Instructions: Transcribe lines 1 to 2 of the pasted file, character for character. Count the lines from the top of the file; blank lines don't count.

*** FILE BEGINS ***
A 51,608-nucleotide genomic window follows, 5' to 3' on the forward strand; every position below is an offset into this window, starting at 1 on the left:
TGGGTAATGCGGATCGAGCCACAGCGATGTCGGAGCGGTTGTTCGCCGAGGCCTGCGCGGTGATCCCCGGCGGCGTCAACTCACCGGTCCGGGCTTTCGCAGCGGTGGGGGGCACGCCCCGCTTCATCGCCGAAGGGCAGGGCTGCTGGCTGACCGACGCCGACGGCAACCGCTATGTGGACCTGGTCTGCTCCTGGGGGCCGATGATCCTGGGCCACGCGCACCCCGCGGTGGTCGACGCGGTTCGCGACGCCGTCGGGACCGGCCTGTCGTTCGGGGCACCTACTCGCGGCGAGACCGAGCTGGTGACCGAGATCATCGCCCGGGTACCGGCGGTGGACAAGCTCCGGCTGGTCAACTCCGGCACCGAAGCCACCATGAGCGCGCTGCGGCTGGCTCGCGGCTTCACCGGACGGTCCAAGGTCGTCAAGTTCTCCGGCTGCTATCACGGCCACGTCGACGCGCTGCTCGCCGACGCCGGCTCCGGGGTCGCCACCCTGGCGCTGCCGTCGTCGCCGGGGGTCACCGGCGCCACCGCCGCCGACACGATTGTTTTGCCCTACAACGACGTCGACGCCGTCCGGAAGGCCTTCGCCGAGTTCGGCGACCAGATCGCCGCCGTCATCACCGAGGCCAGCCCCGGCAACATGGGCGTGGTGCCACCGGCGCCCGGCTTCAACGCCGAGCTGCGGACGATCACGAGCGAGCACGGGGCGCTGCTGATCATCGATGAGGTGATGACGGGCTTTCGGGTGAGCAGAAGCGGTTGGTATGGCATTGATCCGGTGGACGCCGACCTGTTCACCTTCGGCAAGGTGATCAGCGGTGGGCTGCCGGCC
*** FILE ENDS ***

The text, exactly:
A 51,608-nucleotide genomic window follows, 5' to 3' on the forward strand; every position below is an offset into this window, starting at 1 on the left:
TGGGTAATGCGGATCGAGCCACAGCGATGTCGGAGCGGTTGTTCGCCGAGGCCTGCGCGGTGATCCCCGGCGGCGTCAACTCACCGGTCCGGGCTTTCGCAGCGGTGGGGGGCACGCCCCGCTTCATCGCCGAAGGGCAGGGCTGCTGGCTGACCGACGCCGACGGCAACCGCTATGTGGACCTGGTCTGCTCCTGGGGGCCGATGATCCTGGGCCACGCGCACCCCGCGGTGGTCGACGCGGTTCGCGACGCCGTCGGGACCGGCCTGTCGTTCGGGGCACCTACTCGCGGCGAGACCGAGCTGGTGACCGAGATCATCGCCCGGGTACCGGCGGTGGACAAGCTCCGGCTGGTCAACTCCGGCACCGAAGCCACCATGAGCGCGCTGCGGCTGGCTCGCGGCTTCACCGGACGGTCCAAGGTCGTCAAGTTCTCCGGCTGCTATCACGGCCACGTCGACGCGCTGCTCGCCGACGCCGGCTCCGGGGTCGCCACCCTGGCGCTGCCGTCGTCGCCGGGGGTCACCGGCGCCACCGCCGCCGACACGATTGTTTTGCCCTACAACGACGTCGACGCCGTCCGGAAGGCCTTCGCCGAGTTCGGCGACCAGATCGCCGCCGTCATCACCGAGGCCAGCCCCGGCAACATGGGCGTGGTGCCACCGGCGCCCGGCTTCAACGCCGAGCTGCGGACGATCACGAGCGAGCACGGGGCGCTGCTGATCATCGATGAGGTGATGACGGGCTTTCGGGTGAGCAGAAGCGGTTGGTATGGCATTGATCCGGTGGACGCCGACCTGTTCACCTTCGGCAAGGTGATCAGCGGTGGGCTGCCGGCC